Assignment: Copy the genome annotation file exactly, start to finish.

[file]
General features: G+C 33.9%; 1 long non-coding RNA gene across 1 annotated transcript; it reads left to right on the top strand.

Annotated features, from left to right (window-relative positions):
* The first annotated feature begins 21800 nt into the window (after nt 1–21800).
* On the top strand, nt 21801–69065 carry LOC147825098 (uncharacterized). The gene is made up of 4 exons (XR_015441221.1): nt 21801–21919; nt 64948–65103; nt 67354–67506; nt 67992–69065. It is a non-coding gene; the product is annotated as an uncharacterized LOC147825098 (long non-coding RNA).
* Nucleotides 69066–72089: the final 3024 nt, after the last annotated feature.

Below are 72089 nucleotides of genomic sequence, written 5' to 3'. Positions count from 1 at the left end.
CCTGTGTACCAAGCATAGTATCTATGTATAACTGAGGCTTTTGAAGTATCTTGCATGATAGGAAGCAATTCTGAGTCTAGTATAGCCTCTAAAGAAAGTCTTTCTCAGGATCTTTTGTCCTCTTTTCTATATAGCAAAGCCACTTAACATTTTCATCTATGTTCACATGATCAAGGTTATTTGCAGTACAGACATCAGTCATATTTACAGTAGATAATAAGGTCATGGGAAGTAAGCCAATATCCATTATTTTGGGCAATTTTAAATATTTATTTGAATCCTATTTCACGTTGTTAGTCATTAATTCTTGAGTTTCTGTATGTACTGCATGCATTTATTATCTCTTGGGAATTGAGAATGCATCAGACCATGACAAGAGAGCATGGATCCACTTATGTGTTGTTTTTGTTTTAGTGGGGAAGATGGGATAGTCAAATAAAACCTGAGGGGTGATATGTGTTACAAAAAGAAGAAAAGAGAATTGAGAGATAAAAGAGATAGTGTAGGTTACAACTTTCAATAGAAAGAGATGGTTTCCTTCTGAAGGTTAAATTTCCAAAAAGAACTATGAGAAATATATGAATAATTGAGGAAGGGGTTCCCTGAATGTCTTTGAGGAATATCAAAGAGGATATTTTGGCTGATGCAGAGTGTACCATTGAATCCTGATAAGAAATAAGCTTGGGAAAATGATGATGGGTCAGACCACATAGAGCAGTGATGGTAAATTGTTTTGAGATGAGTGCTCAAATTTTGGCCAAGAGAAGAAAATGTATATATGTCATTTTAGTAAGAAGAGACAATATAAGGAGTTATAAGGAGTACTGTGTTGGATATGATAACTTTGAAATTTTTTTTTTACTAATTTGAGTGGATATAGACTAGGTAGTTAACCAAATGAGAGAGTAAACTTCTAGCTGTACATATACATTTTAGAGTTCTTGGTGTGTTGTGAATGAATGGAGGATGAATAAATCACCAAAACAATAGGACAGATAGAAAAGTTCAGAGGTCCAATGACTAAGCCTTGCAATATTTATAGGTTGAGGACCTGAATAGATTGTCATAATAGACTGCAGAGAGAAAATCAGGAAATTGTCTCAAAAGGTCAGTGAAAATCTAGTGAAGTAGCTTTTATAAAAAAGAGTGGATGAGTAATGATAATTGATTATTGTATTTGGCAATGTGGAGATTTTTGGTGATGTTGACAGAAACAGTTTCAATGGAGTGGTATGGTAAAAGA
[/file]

General features: G+C 33.9%; 1 long non-coding RNA gene across 1 annotated transcript; it reads left to right on the top strand.

Annotated features, from left to right (window-relative positions):
* The first annotated feature begins 21800 nt into the window (after nt 1–21800).
* On the top strand, nt 21801–69065 carry LOC147825098 (uncharacterized). The gene is made up of 4 exons (XR_015441221.1): nt 21801–21919; nt 64948–65103; nt 67354–67506; nt 67992–69065. It is a non-coding gene; the product is annotated as an uncharacterized LOC147825098 (long non-coding RNA).
* Nucleotides 69066–72089: the final 3024 nt, after the last annotated feature.

Below are 72089 nucleotides of genomic sequence, written 5' to 3'. Positions count from 1 at the left end.
CCTGTGTACCAAGCATAGTATCTATGTATAACTGAGGCTTTTGAAGTATCTTGCATGATAGGAAGCAATTCTGAGTCTAGTATAGCCTCTAAAGAAAGTCTTTCTCAGGATCTTTTGTCCTCTTTTCTATATAGCAAAGCCACTTAACATTTTCATCTATGTTCACATGATCAAGGTTATTTGCAGTACAGACATCAGTCATATTTACAGTAGATAATAAGGTCATGGGAAGTAAGCCAATATCCATTATTTTGGGCAATTTTAAATATTTATTTGAATCCTATTTCACGTTGTTAGTCATTAATTCTTGAGTTTCTGTATGTACTGCATGCATTTATTATCTCTTGGGAATTGAGAATGCATCAGACCATGACAAGAGAGCATGGATCCACTTATGTGTTGTTTTTGTTTTAGTGGGGAAGATGGGATAGTCAAATAAAACCTGAGGGGTGATATGTGTTACAAAAAGAAGAAAAGAGAATTGAGAGATAAAAGAGATAGTGTAGGTTACAACTTTCAATAGAAAGAGATGGTTTCCTTCTGAAGGTTAAATTTCCAAAAAGAACTATGAGAAATATATGAATAATTGAGGAAGGGGTTCCCTGAATGTCTTTGAGGAATATCAAAGAGGATATTTTGGCTGATGCAGAGTGTACCATTGAATCCTGATAAGAAATAAGCTTGGGAAAATGATGATGGGTCAGACCACATAGAGCAGTGATGGTAAATTGTTTTGAGATGAGTGCTCAAATTTTGGCCAAGAGAAGAAAATGTATATATGTCATTTTAGTAAGAAGAGACAATATAAGGAGTTATAAGGAGTACTGTGTTGGATATGATAACTTTGAAATTTTTTTTTTACTAATTTGAGTGGATATAGACTAGGTAGTTAACCAAATGAGAGAGTAAACTTCTAGCTGTACATATACATTTTAGAGTTCTTGGTGTGTTGTGAATGAATGGAGGATGAATAAATCACCAAAACAATAGGACAGATAGAAAAGTTCAGAGGTCCAATGACTAAGCCTTGCAATATTTATAGGTTGAGGACCTGAATAGATTGTCATAATAGACTGCAGAGAGAAAATCAGGAAATTGTCTCAAAAGGTCAGTGAAAATCTAGTGAAGTAGCTTTTATAAAAAAGAGTGGATGAGTAATGATAATTGATTATTGTATTTGGCAATGTGGAGATTTTTGGTGATGTTGACAGAAACAGTTTCAATGGAGTGGTATGGTAAAAGA